Do you have a signature prop you like to use? Maybe a veil, wings, a sword, a cane, a shamadan? Maybe you would like to have a drum or another instrument on set. Sometimes even holding a flower or a lamp can give you an unique look. For a dancer doing her first professional photo session I usually recommend choosing one or two props she likes because it helps to calm the nerves by focusing on the prop. Props are also a great way to showcase a bit of your dancing preferences, and you should consider trying them out on your session. I recommend you tell your photographer ahead of time about your intention to use a particular prop. He may want to light a scene differently, or prepare the space so you can use it. Communication and planning are key.


Where to shoot? A studio, a home, a dance school, a restaurant, outside... so many options! I had the pleasure of doing bellydance shoots at amazing locations in many parts of the world, including some hard to get spaces. There is a little secret to getting those places to have your photoshoot. You just have to... ask. It's really that simple. It doesn't mean they will say yes every time, but if you don't ask you will never know. Also, you should see from their point of view how having these photos taken at their space will be good for them. Maybe you can give them some shots they can use to advertise their service. Maybe you have enough following on your social media that exposure becomes a bargaining chip. Bring value to the venue you are looking for and you will be surprised with how people are willing to be a part of your vision.


It may be obvious, but it's always a good thing to consider where you are going to use your images. Maybe you want a killer portrait for posters, or maybe you want a fun creative photo to boost your social media presence and show your work in the dance community. If you think of what you need photos for, you will be able to create a check list of images you need during your shoot, and you will be able to get great value from even a single session. If you intend to use photos for posters in festivals for example, you may want to choose a studio with a simple background so the photographer can 'cut you out' easily. If you have time, I always recommend asking the photographer to take a couple of simple shots focusing on the costume, in case you decide to update your wardrobe and sell your costume later.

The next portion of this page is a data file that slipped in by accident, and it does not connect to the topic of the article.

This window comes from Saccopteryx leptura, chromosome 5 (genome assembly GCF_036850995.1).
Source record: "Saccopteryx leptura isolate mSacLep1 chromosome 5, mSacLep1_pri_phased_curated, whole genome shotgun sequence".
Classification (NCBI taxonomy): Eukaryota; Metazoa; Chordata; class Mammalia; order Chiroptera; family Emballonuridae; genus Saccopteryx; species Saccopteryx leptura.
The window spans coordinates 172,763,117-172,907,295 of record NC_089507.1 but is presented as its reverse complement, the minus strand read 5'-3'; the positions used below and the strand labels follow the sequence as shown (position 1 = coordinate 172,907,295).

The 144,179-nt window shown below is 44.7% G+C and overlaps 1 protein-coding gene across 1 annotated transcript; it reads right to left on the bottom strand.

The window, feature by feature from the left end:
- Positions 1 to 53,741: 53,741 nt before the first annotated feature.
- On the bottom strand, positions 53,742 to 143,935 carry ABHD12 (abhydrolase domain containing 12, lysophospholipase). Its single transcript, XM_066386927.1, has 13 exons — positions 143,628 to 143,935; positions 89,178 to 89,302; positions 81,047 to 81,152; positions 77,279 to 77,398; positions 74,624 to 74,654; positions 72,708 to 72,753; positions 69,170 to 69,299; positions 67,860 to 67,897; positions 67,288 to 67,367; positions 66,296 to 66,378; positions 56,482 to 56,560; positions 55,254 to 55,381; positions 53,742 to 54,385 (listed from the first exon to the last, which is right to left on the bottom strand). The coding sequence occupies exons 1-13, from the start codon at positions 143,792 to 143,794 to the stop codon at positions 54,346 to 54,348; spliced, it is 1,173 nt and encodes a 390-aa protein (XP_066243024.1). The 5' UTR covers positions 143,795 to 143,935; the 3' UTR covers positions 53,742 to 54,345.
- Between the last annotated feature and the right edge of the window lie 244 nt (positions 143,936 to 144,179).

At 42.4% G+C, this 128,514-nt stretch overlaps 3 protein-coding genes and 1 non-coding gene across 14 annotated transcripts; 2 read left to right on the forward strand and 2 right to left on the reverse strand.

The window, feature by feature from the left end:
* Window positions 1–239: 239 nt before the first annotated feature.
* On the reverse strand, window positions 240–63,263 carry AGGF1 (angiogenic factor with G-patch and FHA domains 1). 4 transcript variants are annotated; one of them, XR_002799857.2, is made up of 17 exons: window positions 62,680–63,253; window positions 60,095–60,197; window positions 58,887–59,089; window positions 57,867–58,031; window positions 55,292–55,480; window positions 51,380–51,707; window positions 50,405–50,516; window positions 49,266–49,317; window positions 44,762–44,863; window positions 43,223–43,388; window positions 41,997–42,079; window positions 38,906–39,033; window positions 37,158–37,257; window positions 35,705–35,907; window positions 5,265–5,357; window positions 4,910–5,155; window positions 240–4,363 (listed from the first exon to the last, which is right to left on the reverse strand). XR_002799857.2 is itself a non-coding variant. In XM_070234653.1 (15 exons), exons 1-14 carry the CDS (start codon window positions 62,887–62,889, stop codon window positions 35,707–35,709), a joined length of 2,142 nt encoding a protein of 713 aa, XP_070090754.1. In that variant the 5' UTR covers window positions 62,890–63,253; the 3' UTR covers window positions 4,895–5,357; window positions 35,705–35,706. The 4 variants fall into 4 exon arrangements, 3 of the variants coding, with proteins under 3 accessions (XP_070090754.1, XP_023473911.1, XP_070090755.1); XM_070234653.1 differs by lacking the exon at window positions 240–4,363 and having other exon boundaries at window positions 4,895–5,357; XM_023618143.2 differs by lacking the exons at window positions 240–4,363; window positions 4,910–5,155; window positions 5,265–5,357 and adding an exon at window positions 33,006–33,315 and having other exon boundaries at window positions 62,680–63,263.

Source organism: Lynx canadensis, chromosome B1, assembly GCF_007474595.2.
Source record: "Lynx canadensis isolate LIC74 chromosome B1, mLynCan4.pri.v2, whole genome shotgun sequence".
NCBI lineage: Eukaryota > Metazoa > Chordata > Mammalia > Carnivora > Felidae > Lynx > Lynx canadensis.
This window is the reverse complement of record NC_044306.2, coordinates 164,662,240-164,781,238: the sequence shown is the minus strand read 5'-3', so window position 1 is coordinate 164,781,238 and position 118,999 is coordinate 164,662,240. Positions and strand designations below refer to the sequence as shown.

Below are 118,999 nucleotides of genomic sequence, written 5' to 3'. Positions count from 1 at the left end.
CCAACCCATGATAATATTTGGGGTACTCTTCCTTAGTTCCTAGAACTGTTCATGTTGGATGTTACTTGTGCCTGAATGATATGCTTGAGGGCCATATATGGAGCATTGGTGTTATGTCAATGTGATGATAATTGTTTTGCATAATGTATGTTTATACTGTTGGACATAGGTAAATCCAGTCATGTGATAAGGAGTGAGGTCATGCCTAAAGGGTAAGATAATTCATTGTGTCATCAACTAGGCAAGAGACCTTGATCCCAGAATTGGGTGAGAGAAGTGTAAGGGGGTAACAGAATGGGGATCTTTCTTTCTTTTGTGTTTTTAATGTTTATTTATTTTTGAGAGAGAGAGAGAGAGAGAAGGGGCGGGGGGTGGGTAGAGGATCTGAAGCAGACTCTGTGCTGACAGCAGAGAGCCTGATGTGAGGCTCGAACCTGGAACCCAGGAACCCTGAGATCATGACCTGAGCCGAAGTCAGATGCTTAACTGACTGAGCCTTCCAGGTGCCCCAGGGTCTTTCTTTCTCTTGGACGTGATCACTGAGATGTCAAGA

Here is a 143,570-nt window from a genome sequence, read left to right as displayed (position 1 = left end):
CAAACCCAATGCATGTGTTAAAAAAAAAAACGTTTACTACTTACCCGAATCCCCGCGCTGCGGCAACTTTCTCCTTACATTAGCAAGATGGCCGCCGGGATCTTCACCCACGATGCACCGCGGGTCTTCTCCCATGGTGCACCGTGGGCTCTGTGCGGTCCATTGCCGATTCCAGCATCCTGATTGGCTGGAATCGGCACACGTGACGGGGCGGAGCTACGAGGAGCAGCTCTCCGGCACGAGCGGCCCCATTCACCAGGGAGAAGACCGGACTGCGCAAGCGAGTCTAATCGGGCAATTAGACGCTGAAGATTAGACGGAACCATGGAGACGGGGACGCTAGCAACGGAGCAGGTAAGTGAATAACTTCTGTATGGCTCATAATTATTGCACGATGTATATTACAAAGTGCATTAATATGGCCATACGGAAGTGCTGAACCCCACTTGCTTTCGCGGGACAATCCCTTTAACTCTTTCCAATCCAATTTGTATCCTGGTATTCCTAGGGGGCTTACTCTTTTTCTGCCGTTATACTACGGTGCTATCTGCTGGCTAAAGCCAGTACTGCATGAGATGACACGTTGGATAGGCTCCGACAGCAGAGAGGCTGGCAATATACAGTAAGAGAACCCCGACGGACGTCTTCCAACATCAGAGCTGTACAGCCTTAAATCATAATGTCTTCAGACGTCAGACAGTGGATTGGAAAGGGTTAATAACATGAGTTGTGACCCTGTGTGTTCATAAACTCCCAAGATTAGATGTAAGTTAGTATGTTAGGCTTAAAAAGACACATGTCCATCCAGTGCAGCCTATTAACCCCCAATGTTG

have fun!

This seems like funny advice, but it's possibly the most important one I can give you. Photographs are a celebration of your dance, of who you are and who you aspire to be. Just like with performances on stage, when you are having fun, it really shows, and it makes the whole process easier, letting your personality come through the lens. You've done your preparation, you know what you want, you trust the photographer, so when shooting time comes, put on your favorite music and let the magic happen.

I hope these tips where useful to you. From novices to experience dancers, I find that when you take time to think about these aspects you get more confident, creative and end up with images you will cherish for a long time. If you have any questions, feel free to send me a message and share this page with your friends.

For some inspiration, check out Pedro Bonatto's Bellydance Portfolio